Water is a basic human need to keep bodies functioning correctly and feeling healthy. Without it, survival is impossible. According to the WHOlives organization, “Every day, 2.1 billion people still wake up each morning without clean water. Millions of vulnerable families worldwide do not drink, cook, or bathe with clean water.”
Lehi’s Michael Anderson, director of operations for WHOlives, feels that “water is life,” and his mission is to help provide clean water solutions worldwide.
Anderson has been a part of the WHOlives organization for almost four years. He works to bring clean water to developing countries with an innovative manual borehole drilling technology called the Village Drill. The drill’s design is simple, portable, and durable. It can drill up to 270 feet, be quickly disassembled and stored in the back of a small truck. The Village Drill provides water for those without access to a clean water supply, and the drill changes lives.
“The Village Drill team is proud to boast over 103 drills operating in 36 countries across the globe, bringing water to hundreds of thousands in need of clean water,” according to the organization’s website. https://villagedrill.com/.
Anderson is an entrepreneur who started and ran several businesses. Five years ago, he sold a business and began looking for more than a new job. He was looking for a “way to give back.” While attending a BYU football game, a highlight of the Village Drill technology was shared with the crowd, and Anderson was impressed with its capabilities. This video inspired him to apply for a job at the WHOlives organization. He has never looked back since and has felt fulfillment in making a difference with a meaningful purpose.
“The business model of WHOlives brings success and makes communities and villages feel good,” said Anderson. WHOlivesuses the Village Drill to create opportunities for people who lack water, not foster dependency.
“Up to 85% of donated wells end up derelict. Our model is very different. We create local ownership, economic incentives, and accountability which keeps the wells operational. Our work must be sustainable. Local people maintain and operate These new water systems long after we leave. In short, if the water well improves life and is economically viable, the community will ensure the water stays flowing,” according to the WHOliveswebsite.
“When a water well is donated, there can be a sense of hopelessness as they wait, sometimes for many years, for a water supply. They also need ownership of the well, which becomes complicated if the water well fails or needs maintenance. “This is because it is not their well. They do not own it nor operate it. They depend on the non-governmental organization (NGO) that donated it to rectify the problem,” said Anderson.
The Village Drill is the solution to improving this water dilemma. It can drill in 75% more areas for less than the cost of a typical drill rig. Besides being transportable, it is durable. WHOlives can install drills in some of the world’s most impoverished areas. The “WHOlives donors and supporters subsidize costs associated with each well.” These savings allow for the installment of new water points each month. Donations help cover the costs of the drilling team and materials (casing, cement pad, water pump, etc.).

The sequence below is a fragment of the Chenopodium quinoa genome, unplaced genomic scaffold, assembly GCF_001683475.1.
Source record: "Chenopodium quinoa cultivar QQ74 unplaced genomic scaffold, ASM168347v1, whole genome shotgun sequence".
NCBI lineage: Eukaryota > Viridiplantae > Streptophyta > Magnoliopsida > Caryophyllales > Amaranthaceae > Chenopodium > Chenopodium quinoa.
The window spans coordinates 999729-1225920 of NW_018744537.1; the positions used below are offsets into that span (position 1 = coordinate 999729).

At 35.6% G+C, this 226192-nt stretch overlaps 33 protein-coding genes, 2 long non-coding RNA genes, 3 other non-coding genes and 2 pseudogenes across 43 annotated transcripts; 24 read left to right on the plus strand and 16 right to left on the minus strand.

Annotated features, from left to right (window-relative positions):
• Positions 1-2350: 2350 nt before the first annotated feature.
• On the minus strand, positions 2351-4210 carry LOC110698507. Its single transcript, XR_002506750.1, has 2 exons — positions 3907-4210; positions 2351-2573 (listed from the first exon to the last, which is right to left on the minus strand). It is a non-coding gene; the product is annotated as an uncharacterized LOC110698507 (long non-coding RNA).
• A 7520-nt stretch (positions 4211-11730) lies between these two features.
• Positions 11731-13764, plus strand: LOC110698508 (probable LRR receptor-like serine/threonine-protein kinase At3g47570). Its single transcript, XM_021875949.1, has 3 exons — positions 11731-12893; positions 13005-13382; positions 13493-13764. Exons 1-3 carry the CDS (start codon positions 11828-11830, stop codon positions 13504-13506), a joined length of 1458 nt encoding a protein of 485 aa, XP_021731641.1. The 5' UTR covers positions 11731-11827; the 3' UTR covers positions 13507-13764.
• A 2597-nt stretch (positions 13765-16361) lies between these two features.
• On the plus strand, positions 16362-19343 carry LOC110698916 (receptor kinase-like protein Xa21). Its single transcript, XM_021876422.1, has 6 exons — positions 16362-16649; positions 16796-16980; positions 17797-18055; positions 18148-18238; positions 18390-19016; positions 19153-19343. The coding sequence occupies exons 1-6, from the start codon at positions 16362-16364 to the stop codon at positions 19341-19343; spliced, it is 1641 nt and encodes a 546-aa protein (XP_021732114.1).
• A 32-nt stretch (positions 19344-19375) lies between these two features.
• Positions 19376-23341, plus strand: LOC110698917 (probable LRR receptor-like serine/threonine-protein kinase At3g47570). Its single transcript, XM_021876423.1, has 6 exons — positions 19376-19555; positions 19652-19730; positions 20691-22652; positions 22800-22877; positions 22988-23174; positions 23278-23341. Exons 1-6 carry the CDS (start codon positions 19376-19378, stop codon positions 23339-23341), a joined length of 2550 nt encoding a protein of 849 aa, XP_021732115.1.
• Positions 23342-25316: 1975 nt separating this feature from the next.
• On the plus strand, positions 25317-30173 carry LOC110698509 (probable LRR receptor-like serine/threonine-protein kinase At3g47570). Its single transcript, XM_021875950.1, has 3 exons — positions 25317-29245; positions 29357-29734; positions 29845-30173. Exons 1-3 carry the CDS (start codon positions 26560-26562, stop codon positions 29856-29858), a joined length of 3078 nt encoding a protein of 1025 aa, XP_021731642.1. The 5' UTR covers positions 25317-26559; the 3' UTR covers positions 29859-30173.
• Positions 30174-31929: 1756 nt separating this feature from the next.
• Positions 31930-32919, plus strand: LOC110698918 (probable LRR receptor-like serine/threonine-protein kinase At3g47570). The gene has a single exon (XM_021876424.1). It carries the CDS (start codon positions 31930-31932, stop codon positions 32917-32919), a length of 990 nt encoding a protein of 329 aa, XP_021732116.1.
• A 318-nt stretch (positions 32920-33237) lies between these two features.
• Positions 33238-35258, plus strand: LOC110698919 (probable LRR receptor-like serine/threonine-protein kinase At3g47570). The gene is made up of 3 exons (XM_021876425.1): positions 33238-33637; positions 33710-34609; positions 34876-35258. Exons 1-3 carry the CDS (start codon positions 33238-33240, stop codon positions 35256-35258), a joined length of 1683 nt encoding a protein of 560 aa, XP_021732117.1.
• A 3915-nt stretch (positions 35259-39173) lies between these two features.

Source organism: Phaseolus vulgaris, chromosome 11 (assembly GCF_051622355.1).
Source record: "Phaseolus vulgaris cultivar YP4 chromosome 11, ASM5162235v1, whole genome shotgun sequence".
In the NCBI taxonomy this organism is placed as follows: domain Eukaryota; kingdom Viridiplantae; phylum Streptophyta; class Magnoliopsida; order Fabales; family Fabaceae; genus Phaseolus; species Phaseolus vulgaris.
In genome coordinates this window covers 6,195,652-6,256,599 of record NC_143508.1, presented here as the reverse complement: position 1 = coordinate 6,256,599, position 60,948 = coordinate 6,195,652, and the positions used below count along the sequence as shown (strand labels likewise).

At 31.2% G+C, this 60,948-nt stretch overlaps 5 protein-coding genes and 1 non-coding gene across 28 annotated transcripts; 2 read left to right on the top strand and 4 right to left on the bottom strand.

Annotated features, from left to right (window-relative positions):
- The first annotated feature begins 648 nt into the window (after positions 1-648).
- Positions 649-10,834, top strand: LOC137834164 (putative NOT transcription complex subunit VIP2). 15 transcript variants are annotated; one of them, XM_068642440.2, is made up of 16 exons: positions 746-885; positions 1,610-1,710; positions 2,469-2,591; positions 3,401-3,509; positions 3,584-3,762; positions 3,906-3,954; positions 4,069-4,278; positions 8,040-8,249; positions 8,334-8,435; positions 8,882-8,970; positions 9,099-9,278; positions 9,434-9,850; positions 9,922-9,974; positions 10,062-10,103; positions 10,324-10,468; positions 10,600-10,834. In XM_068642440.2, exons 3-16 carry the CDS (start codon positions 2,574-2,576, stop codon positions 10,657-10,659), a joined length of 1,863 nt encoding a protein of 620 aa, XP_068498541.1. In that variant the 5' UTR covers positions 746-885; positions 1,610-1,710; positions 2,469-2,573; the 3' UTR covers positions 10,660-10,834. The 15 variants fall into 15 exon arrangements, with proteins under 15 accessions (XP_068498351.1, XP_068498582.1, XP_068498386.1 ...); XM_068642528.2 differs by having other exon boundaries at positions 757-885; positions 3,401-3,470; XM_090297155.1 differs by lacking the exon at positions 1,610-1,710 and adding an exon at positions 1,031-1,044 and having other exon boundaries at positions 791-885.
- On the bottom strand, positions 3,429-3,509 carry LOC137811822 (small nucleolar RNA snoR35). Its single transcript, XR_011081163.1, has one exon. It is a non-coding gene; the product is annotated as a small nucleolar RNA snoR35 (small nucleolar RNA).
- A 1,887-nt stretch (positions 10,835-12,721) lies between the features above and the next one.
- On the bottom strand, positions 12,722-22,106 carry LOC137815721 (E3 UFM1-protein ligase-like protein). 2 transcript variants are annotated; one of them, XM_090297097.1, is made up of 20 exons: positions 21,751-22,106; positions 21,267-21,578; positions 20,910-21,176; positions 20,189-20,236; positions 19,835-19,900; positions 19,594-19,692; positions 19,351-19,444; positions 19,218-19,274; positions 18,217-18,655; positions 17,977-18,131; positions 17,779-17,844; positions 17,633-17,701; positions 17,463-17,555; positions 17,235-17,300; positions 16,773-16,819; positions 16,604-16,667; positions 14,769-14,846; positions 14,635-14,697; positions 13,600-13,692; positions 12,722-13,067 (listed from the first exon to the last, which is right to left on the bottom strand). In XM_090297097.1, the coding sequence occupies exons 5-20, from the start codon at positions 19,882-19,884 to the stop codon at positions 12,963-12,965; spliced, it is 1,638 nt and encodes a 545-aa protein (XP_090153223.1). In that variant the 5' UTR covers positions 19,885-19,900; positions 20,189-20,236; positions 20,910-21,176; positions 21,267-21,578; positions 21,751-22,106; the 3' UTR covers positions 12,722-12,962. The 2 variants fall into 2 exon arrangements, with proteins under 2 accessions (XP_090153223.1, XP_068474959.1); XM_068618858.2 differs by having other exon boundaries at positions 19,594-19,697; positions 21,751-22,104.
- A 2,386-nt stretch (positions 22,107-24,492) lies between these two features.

The WHOlives team provides training so communities understand how to maintain the well for future generations. “This initiative is a proven solution that leads to increased education for girls, improved health and sanitation, and greater development opportunities,” said Anderson.
With the business model of WHOlives, “ownership and economic viability are established so maintenance and access to clean water is continuous,” said Anderson.
Providing water in impoverished areas brings opportunities for children and women. Villages rely on women for water. Women must walk with buckets in search of a water supply, fill them, and carry them back to the village. This chore repeats up to three times a day. It is hard work, and women need their children to help. A water supply allows children to attend school and gives women more time with their families.
“A village in Ghana had 17 broken wells and little water, and they were pleading with NGOs for another one. WHOliveseducated local entrepreneurs on how to start their own water well businesses and helped them understand how to fund them. They now own the well and understand how to maintain it. This changes feelings of dependence to independence because they know that the well belongs to them, they found a way to pay for it, and if it breaks, they know how to repair it.”
He added, “There is no other non-profit that operates this way. WHOlives is trying to build a local economy by helping people get their own wells, drill, operate, and maintain them. This business model allows for success and people feel good.”
When fundraising, WHOlives aims to “put ourselves out of business,” said Anderson. Through education and opportunities in impoverished areas, communities become self-sustainable and no longer need charities for survival.
Anderson encourages anyone to donate to the mission of WHOlives at their website. All donations support water, health and opportunity across the world.
“The best part of my job is receiving videos and pictures from the field or villagers celebrating a new well opening. Sometimes they sing and dance, chanting, yelling, and reveling that they have clean water. Nothing feels better than seeing this,” said Anderson.
Anderson invited all Lehi residents to an informational and fundraising event hosted in Lehi on Saturday, June 1, from 6-8 p.m. Dinner will be served. Event organizers will provide materials at the barbecue explaining water health and the mission of WHOlives. There is no cost to attend, and dinner will be provided. To RSVP, please email Mike@villagedrill.com or text (801) 830-8779. Seating is limited and is first come, first serve.